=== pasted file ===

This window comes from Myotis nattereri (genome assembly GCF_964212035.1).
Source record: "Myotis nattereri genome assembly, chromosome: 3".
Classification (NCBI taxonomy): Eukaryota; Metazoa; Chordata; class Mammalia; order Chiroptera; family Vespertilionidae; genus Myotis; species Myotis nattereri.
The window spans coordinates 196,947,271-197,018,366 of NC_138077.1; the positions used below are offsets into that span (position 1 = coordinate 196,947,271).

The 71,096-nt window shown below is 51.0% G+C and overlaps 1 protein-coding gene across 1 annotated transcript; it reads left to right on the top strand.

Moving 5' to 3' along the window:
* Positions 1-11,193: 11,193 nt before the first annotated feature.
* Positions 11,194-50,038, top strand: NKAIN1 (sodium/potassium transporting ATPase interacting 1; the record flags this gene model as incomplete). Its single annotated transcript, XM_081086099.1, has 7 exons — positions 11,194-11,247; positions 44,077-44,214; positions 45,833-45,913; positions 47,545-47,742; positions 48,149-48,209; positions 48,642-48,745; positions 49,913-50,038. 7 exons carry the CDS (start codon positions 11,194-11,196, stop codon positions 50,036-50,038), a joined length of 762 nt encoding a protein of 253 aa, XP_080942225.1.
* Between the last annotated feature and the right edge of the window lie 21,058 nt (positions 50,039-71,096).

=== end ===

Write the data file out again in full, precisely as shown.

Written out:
This window comes from Myotis nattereri (genome assembly GCF_964212035.1).
Source record: "Myotis nattereri genome assembly, chromosome: 3".
Classification (NCBI taxonomy): Eukaryota; Metazoa; Chordata; class Mammalia; order Chiroptera; family Vespertilionidae; genus Myotis; species Myotis nattereri.
The window spans coordinates 196,947,271-197,018,366 of NC_138077.1; the positions used below are offsets into that span (position 1 = coordinate 196,947,271).

The 71,096-nt window shown below is 51.0% G+C and overlaps 1 protein-coding gene across 1 annotated transcript; it reads left to right on the top strand.

Moving 5' to 3' along the window:
* Positions 1-11,193: 11,193 nt before the first annotated feature.
* Positions 11,194-50,038, top strand: NKAIN1 (sodium/potassium transporting ATPase interacting 1; the record flags this gene model as incomplete). Its single annotated transcript, XM_081086099.1, has 7 exons — positions 11,194-11,247; positions 44,077-44,214; positions 45,833-45,913; positions 47,545-47,742; positions 48,149-48,209; positions 48,642-48,745; positions 49,913-50,038. 7 exons carry the CDS (start codon positions 11,194-11,196, stop codon positions 50,036-50,038), a joined length of 762 nt encoding a protein of 253 aa, XP_080942225.1.
* Between the last annotated feature and the right edge of the window lie 21,058 nt (positions 50,039-71,096).